Nelson responded to the Environmental Paradox paper in January with “Untangling the Environmentalist’s Paradox: Better Data, Better Accounting, and Better Technology will Help,” which also appeared in Bioscience. He wouldn’t call his paper a “critique,” but his commentary does take issue with several of Raudsepp-Hearne and her colleagues’ observations.

“I agree,” he wrote, “with this description of the environmentalist’s expectation with a slight but significant word change: Ecological degradation and simplification will eventually be followed by a decline in the provision of ecosystem services, leading to a decline in human well-being.”

He notes Raudsepp-Hearne’s failure to directly discuss the drawdown of resource stocks, which Nelson says would eventually resolve the paradox. And though he agrees the issue is alluded to in the time lag hypothesis, Nelson says the process of drawing down makes it possible for a given ecosystem service to be provided over extended periods.

Perhaps more significantly, Nelson disputes Raudsepp-Hearne’s premise that psychological well-being can be measured. “The economist in me says that well-being has many different dimensions, but the ones I can measure are physical. There are cultural and geographical elements, both of which are mutable across at least generations,” he says.

But Raudsepp-Hearne affirms the impact of the environment on people’s health and, hence, on their psyche. “Studies show the value of eco-system service to healing patients for example, which is a psychological contribution. People feel better and improve their health if they are in a beautiful place or have access to nature. There are few studies like that but they do exist and they do suggest you can measure psychological components of eco-system services.”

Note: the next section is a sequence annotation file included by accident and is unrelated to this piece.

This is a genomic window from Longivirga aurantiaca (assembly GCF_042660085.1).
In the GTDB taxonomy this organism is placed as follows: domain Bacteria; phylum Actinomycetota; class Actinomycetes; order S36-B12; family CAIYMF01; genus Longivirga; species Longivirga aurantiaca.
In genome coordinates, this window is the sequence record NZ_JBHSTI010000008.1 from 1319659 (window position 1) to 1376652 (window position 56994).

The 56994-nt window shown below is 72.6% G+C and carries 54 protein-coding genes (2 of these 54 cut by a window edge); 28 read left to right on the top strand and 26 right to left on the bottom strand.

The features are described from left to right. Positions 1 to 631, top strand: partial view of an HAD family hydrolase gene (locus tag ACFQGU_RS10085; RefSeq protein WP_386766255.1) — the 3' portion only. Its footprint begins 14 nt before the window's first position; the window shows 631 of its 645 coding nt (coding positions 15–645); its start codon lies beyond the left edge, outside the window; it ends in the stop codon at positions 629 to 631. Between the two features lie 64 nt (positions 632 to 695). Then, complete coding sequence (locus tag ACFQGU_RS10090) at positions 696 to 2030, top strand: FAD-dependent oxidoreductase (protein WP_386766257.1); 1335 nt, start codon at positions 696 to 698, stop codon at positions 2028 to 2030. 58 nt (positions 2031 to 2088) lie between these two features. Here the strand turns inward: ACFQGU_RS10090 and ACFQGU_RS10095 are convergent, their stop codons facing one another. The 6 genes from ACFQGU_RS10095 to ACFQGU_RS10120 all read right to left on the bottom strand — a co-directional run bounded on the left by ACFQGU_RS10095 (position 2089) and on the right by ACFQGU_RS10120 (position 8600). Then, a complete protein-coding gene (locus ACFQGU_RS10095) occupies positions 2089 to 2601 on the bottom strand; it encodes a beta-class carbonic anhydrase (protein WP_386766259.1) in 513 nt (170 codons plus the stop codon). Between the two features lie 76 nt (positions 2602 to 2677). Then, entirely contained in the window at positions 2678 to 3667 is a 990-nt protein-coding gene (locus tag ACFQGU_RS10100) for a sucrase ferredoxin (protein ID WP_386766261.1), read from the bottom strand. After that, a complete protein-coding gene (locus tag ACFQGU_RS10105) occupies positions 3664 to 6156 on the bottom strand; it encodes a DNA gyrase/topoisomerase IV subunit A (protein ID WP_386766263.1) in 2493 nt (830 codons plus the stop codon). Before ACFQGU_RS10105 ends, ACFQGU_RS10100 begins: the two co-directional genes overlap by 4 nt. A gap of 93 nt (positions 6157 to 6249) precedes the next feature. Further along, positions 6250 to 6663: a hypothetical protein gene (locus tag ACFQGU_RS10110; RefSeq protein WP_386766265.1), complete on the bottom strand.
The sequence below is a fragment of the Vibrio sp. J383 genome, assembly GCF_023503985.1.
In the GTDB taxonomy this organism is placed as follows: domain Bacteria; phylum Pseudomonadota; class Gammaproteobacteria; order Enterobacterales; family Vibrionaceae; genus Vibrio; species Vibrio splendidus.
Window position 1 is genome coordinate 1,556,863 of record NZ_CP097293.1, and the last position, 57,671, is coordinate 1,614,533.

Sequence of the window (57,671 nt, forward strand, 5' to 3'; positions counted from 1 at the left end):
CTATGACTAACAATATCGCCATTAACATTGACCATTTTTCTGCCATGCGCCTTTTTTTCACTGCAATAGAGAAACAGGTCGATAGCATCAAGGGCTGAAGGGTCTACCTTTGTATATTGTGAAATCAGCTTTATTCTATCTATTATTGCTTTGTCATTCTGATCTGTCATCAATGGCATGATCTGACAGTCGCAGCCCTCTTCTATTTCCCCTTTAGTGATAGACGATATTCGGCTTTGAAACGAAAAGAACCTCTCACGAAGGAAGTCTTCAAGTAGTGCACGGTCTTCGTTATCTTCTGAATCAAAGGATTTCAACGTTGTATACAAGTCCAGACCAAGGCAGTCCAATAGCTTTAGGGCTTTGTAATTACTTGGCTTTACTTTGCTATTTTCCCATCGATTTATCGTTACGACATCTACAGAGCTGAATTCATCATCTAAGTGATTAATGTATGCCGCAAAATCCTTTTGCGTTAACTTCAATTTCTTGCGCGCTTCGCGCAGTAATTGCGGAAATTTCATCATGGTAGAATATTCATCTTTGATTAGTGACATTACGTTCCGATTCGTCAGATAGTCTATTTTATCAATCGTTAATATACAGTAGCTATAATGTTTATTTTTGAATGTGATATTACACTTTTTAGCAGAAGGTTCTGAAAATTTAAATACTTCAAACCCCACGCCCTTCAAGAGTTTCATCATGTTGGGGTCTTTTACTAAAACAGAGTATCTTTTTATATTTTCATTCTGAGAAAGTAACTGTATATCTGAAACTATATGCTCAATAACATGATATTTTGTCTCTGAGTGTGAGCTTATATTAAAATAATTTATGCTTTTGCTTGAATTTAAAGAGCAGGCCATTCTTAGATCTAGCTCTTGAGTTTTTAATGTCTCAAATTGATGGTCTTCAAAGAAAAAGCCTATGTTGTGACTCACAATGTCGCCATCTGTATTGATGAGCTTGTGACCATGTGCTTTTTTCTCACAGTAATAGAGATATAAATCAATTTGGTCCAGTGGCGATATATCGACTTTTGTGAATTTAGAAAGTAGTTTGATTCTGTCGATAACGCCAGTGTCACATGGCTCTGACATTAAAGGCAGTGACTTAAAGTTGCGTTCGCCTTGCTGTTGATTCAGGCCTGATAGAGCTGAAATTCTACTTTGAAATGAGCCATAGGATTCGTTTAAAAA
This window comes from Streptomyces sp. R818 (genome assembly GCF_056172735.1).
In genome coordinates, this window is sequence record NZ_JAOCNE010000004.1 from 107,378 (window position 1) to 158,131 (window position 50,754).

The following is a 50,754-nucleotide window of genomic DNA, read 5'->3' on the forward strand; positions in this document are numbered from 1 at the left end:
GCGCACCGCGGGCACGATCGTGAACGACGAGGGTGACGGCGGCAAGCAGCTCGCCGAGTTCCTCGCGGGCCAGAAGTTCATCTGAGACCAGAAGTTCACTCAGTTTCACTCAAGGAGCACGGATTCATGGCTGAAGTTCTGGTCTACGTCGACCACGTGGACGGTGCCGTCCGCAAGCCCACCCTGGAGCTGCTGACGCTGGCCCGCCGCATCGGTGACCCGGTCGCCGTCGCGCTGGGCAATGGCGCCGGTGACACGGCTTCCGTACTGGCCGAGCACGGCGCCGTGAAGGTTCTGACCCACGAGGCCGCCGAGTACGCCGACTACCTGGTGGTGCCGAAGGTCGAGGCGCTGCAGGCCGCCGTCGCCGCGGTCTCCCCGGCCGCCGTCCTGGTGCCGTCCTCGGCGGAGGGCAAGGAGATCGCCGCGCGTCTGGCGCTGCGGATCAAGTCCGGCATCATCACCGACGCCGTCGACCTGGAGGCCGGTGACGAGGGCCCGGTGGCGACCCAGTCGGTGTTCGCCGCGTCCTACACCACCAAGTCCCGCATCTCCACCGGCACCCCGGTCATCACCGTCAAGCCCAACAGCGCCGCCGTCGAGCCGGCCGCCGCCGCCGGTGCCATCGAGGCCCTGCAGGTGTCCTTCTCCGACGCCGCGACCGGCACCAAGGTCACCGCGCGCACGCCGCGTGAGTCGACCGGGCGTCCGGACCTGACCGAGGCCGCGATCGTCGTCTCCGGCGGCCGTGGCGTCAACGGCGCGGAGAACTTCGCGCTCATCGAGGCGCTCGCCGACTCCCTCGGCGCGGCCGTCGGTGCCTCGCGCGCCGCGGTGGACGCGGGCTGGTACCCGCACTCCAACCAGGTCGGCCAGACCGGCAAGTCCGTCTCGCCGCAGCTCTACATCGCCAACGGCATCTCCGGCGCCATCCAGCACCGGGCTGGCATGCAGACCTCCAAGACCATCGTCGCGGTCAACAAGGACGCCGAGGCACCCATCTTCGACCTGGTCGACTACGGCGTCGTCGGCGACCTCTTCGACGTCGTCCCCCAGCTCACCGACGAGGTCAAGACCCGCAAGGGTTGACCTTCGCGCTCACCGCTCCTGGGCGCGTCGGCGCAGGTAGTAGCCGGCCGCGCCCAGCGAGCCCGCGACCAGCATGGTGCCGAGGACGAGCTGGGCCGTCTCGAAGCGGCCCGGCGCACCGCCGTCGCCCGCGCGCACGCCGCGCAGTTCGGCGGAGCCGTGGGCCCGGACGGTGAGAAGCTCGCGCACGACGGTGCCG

Nelson also disputes the paper’s automatic connection of food availability to well-being, pointing out the increasing rates of obesity in the United States and Europe. Raudsepp-Hearne, however, sees obesity as a separate issue. That problem, she says, “is politics and policy and what food is available for different demographics.”

As for her hypothesis that “human ingenuity has decoupled us from dependence on ecosystems,” — a theory she herself is lukewarm about — Nelson insists that every species modifies its environment to optimize its survival.

The question remaining is just how many natural systems and processes will undergo irreversible damage and how soon all of this might occur. Says Raudsepp-Hearne, “We need to figure out where in the world we’re most at risk, what systems are most at risk, what ecosystem services are most at risk and how to adapt to that and manage it better so we can improve the way we live on the planet.”

 

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Arnie Cooper
Arnie Cooper, a freelance writer based in Santa Barbara, Calif., covers food, travel and popular culture, as well as architecture and the sustainability movement. He is a frequent contributor to The Wall Street Journal's Leisure and Arts page; his writing has also appeared in Outside, Esquire, Orion and Dwell. He's working on a memoir about his childhood experiences in New York City.